As officials in Utah and throughout the country try to find ways to increase affordable housing, one state lawmaker has an idea that she thinks could benefit low-income residents: letting cities choose whether to impose rent control.

The Utah Code currently prohibits any city from implementing rent control, a cap on the amount landlords can charge tenants for rental units, “unless it has the express approval of the Legislature.”

Rep. Jennifer Dailey-Provost, D-Salt Lake City, drafted a bill that would remove this provision “so that cities and municipalities can make that decision for themselves.” She plans to propose the bill during the legislature’s 2020 General Session.

Provost, who took office at the beginning of the year, said she was encouraged to draft the bill by a constituent who works with Salt Lake City’s homeless population.

It is not the role of state lawmakers to regulate rental rates, Provost said, adding that the law would restore “local control.”

“If we’re a state that values small government,” the Salt Lake City representative said, “then we need to be true to that philosophy and we need to put the decision-making power where it belongs.”

Lack of affordable housing is particularly an issue in Utah County. In October 2018, Mary Street, vice president of Utah’s Colliers International real estate firm, said most people in the county spend more than 30% of their income on housing costs.

According to listings on apartmentfinder.com, a one-bedroom apartment in Utah County can cost up to $2,280 a month, while most are listed around $1,100 a month.

Rent control in the United States goes back to at least World War II when caps on rental units were set as a price-control measure, according to David Sims, an economics professor at Brigham Young University.

Most cities and states got rid of rent control after the war, but some cities reinstated it in the late 1960s and early 1970s, Sims said.

Currently, there are rent control measures in California, New Jersey and New York City, according to Sims. In February, Oregon became the first state in the country to impose statewide rent control, NPR reported.

Supporters of rent control say setting limits on the amount landlords can charge is good for low-income renters and makes housing more affordable. Sims, who has researched the impacts of previous rent control measures in Massachusetts, said that, in the long term, rent control often has the opposite effect and leads to less affordable housing.

Rents go up when there is a housing shortage, Sims said. Rent control measures can “exacerbate” these shortages because landowners have a financial incentive to convert rental units into condominiums or commercial buildings.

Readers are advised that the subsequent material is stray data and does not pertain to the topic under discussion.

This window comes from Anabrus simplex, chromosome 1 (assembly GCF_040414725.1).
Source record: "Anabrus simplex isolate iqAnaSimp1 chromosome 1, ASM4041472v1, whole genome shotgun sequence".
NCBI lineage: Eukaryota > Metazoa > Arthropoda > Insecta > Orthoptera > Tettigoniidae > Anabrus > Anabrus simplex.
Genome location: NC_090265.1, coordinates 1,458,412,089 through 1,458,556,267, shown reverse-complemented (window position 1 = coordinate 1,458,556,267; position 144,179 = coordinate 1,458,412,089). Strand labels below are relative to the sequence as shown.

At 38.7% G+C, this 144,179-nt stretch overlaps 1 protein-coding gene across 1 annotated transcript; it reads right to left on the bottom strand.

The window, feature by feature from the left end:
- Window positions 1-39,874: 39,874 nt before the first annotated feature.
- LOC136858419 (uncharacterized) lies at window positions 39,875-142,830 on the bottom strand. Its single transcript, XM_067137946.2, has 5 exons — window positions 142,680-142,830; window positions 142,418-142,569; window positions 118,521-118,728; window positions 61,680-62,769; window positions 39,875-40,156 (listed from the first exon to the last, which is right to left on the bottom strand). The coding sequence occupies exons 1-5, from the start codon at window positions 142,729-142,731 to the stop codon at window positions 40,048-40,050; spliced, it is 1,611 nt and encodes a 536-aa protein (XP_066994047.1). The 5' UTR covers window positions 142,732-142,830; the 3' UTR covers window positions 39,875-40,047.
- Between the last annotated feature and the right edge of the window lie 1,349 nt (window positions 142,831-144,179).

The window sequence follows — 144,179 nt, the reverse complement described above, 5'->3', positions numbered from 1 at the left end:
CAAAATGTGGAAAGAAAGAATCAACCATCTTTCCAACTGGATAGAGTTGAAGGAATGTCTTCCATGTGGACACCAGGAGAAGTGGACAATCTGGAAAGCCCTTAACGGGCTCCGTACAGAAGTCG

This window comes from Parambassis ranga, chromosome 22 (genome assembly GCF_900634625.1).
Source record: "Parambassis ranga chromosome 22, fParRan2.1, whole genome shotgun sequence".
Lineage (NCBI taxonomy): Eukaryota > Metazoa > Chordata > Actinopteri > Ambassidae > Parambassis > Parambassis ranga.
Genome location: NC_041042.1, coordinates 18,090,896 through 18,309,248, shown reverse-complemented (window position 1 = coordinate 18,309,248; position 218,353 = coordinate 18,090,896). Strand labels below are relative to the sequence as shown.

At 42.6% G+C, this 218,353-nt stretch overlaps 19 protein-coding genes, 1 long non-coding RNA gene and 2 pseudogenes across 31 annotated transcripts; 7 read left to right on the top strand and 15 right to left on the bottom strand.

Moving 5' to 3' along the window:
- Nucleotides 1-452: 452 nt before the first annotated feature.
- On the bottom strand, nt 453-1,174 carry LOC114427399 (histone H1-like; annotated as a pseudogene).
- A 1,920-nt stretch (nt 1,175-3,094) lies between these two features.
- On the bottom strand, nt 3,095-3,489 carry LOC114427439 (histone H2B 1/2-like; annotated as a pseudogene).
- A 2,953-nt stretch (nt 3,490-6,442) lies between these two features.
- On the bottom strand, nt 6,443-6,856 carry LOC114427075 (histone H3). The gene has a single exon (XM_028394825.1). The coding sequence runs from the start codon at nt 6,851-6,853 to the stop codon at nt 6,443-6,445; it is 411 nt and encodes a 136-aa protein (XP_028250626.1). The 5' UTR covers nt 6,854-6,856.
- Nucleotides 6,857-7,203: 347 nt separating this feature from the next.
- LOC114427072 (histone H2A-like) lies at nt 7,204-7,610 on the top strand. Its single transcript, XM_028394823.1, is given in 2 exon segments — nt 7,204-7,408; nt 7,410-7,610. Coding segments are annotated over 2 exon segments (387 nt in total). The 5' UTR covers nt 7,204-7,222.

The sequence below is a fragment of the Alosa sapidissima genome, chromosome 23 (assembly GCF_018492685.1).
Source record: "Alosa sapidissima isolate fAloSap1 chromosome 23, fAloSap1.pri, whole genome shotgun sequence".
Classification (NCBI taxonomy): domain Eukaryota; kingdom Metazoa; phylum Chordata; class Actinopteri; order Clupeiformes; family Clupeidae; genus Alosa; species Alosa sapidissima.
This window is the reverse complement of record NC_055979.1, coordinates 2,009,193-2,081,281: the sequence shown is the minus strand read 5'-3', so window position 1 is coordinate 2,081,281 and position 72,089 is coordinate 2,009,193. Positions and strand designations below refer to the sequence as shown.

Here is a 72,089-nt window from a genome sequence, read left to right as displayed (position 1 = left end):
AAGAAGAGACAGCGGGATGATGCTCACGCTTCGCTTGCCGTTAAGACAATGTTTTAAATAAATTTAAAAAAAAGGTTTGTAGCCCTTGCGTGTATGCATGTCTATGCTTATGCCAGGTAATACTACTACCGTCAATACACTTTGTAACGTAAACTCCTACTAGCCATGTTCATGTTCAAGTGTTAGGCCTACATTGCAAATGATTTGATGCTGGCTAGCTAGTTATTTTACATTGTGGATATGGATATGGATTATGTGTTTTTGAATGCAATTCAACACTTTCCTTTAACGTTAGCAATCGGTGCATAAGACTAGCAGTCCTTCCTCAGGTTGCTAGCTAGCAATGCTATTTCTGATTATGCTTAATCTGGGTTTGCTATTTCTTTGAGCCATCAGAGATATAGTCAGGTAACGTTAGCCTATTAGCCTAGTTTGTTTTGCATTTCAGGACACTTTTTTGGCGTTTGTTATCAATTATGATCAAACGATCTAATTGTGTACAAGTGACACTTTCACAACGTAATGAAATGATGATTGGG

When there is an excess demand of housing units, which happens in cases of housing shortages, “landlords essentially get to pick who they want as tenants from a pretty long line of people,” said Sims.

“Most economists see rent control as being a very costly way to try (to) help (low income) people,” said Sims. “Most of the benefits get captured by people who are not particularly poor.”

In a study that was published in September, researchers at Stanford University looked at the effects of rent control on affordable housing. They found that landlords who were subject to rent control reduced available rental housing by 15% and sold rental units to owner-occupants and developers. Additionally, their research showed that rent control limited renters’ mobility by 20%.

Provost, whose bill would let cities impose rent control, said she agreed that some rent control measures could have negative impacts.

“There are definitely wrong ways to implement it,” Provost said.

But the representative said she believes rent control can be passed in ways that help low-income Utahns. An example, she said, would be “a very targeted implementation for a very small subset of community members,” such as people on a fixed income.

In a statement, the Utah Apartment Association said it opposes any efforts to implement rent control in the state.

“Rent control hurts all property owners in Utah (not just landlords) by capping property incomes and values across the board,” the statement reads.

The apartment association said the way to increase affordable housing is by “reducing barriers to development, allowing basement apartments and accessory dwelling units, and fostering a strong economy that provides economic opportunity for households.”

Executive director Paul Smith said that letting cities and municipalities pass rent control measures “would require that we could potentially have to play by 245 different sets of rules.”

“It’s generally not the best approach to affordable housing,” Smith said.

Connor Richards covers government, the environment and south Utah County for the Daily Herald. He can be reached at crichards@heraldextra.com and 801-344-2599.

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